If you're going to be with your partner for a long duration, you're going to need to be able to endure life's hardships together. Life is not always smooth sailing, and neither are relationships, so being able to weather the down times with a sense of humor is a must. Of course, it's not all doom and gloom, and a sense of humor also makes life's high points even more blissful. Either way, being able to laugh together is crucially important, so if you've found someone who can make you see the lighter side of life, hold on to her.
Even though the young generation is not following the common traditional rules that much, I dare say, the expectation that the bride should be a virgin is still prevailing. Some very conservative and religious families would even take the girl to a doctor to get a certificate of virginity for the future husband´s family. According to the law, if the husband declares after the wedding, that the girl was not a virgin, he has the right to ask for a divorce. That is very rare, though. These rules are slowly vanishing. So, nowadays, if the girl is not a virgin, the father prefers not knowing about it and the husband accepts it.
Sharia-based Iranian law states that the legal age for marriage is 13 for girls and 15 for boys, but marriages can still be carried out at a younger age with the consent of fathers and permission from court judges. This has enabled a culture whereby child marriage is considered somewhat socially acceptable.
The selection of a marriage partner is normally determined by customary preference, economic circumstances, and geographic considerations. Marriage arrangements in villages and among the lower and traditional middle classes of urban areas tend to follow traditional patterns. When a young man is judged ready for marriage, his parents will visit the parents of a girl whom they believe to be a suitable match. In many cases, the man will have already expressed an interest in the girl and have asked his parents to begin these formalities. If the girl's parents show similar interest in the union, the conversation quickly turns to money.
Once the two families have agreed to the marriage, the prospective bride and groom are considered engaged. The courtship period now commences and may extend for a year or more, although generally, the engagement lasts less than twelve months. The actual wedding involves a marriage ceremony and a public celebration. The ceremony is the signing of a marriage contract in the presence of a mullah. One significant feature of the marriage contract is the mahriyeh, a stipulated sum that the groom gives to his new bride.
A wedding ceremony in Iran has lots of traditions that families should consider doing. At first, the groom's family goes to the bride's house with flowers and pastries to propose. After this formal meeting, if the answer was yes, then the real work begins. The groom's family must go to the bride's house for the second time for "bale boroon". In this tradition, the mother of the boy gives the girl a ring as a symbol of commitment. Mehrieh is another thing that will be discussed in "bale boroon". Mehrieh is the opposite of dowry and is a promise that the groom gives to the bride in case of a divorce. Usually, Mehrieh consists of gold coins or house. Both families discuss how many coins should be written down. It is an agreement between families and it makes the bride's family feel secure about their daughter.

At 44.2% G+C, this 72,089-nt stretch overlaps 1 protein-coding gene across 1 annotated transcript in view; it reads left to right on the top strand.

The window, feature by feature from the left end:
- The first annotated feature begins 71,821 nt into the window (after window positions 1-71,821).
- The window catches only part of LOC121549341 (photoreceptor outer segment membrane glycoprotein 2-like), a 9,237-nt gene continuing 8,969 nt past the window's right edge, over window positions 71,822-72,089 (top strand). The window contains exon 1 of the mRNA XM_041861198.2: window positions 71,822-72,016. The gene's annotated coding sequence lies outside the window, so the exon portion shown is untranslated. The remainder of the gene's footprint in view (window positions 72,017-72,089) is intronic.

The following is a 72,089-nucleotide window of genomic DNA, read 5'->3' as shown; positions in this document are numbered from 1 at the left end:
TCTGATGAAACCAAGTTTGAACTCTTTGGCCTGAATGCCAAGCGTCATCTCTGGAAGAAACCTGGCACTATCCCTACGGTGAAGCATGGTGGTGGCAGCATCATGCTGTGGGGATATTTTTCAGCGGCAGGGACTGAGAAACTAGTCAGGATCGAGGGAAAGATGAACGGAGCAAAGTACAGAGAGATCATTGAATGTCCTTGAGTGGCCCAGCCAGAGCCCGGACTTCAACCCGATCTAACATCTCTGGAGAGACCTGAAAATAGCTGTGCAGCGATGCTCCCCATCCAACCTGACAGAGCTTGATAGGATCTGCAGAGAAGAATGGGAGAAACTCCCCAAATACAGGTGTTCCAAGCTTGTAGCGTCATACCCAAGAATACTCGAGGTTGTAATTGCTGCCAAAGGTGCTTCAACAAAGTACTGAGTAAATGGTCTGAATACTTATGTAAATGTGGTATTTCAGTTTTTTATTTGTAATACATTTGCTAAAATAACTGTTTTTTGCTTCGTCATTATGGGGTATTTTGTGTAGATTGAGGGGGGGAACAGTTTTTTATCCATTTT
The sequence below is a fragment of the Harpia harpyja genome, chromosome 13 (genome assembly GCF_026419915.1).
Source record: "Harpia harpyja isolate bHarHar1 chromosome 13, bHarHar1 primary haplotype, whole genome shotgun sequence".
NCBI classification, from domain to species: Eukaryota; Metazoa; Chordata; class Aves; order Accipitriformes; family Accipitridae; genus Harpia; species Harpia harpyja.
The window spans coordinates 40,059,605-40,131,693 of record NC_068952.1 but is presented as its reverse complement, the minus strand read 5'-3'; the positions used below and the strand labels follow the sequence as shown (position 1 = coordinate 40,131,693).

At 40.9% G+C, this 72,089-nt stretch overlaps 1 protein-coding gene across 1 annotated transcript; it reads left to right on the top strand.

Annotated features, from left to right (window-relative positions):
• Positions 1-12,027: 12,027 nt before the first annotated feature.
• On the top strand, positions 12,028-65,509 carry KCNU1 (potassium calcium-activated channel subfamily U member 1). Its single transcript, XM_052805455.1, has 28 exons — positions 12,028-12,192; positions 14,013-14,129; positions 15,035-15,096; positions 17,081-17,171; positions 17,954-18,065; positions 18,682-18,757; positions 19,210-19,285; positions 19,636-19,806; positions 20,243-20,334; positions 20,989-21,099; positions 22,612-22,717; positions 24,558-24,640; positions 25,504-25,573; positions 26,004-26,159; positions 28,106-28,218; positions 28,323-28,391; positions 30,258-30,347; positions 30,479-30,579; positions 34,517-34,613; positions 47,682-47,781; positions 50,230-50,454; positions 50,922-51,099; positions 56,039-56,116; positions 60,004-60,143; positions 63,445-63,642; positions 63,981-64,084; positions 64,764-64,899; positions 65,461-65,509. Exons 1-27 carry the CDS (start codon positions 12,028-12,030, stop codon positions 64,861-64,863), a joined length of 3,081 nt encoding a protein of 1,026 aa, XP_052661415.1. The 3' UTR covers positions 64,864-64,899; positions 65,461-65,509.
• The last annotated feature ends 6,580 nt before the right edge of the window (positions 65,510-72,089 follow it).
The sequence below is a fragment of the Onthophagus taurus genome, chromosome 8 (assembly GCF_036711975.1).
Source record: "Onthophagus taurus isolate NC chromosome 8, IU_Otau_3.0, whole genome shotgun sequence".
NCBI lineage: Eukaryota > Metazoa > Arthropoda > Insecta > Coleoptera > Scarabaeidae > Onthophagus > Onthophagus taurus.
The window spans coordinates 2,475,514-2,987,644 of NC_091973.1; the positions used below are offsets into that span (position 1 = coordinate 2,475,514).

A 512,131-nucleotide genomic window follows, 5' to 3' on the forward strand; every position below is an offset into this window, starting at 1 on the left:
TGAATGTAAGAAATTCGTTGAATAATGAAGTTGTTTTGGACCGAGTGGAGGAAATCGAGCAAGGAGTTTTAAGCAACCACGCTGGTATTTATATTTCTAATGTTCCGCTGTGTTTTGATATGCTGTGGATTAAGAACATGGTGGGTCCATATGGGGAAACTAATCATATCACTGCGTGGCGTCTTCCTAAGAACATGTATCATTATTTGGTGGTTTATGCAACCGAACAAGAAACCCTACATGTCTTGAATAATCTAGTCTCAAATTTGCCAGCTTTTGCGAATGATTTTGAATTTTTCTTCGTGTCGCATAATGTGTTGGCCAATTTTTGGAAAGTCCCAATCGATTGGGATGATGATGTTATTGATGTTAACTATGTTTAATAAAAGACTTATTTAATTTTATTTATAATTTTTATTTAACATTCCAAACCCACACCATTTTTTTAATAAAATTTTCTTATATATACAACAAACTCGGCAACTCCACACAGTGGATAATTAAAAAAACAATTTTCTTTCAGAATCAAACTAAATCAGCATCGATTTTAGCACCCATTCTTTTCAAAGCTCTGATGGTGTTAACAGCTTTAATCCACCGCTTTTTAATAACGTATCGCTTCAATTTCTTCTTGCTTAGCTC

Now the preparations begin shopping and arranging the wedding ceremony. It is common in Iran to have two ceremonies. The first ceremony is called "Aghd" in which the couple becomes man and wife. This ceremony usually takes place from noon to night, juice and sweets are served for the guests and its maximum 5-6 hours. A religious man reads some sects of the holy Quran and asks the bride "Do you agree?" and after three times asking, the bride says yes. The second one is called "Aroosi" and it's all about dancing and having a good time. There will be dinner, sweets and flowers in Aroosi. After the party, everyone escorts the bride and groom’s car which is decorated with flowers, and they go to the newlyweds’ house and the rest of the party continues there with close friends and families.
The family is the most important element of Iranian culture and society and is defined in the Constitution as the fundamental unit of society. Kinship and family constitute a tightly linked network, in which the highest priority is assigned to the welfare of the members rather than to individual goals. People rely on family connections for influence, power, and security. In traditional Iranian families, the individual's life is dominated by family and family relationships.
The typical Iranian family household is extended to include grandparents. The extended family has traditionally been the basic social unit. In rural areas, the maintenance of this pattern is crucial for survival in hard times and so is generally preserved. In urban areas, the significance of the extended family has diminished because of the geographical dispersion of the extended family and differences in status and material wealth.
Marriage in Iran is traditionally viewed not only as of the only socially acceptable pathway to sexual relations but also as a permanent commitment, bonding not only the married couples but also their families. Procreation is a primary goal of marriage, and infertility is seen by some as an adequate justification for divorce.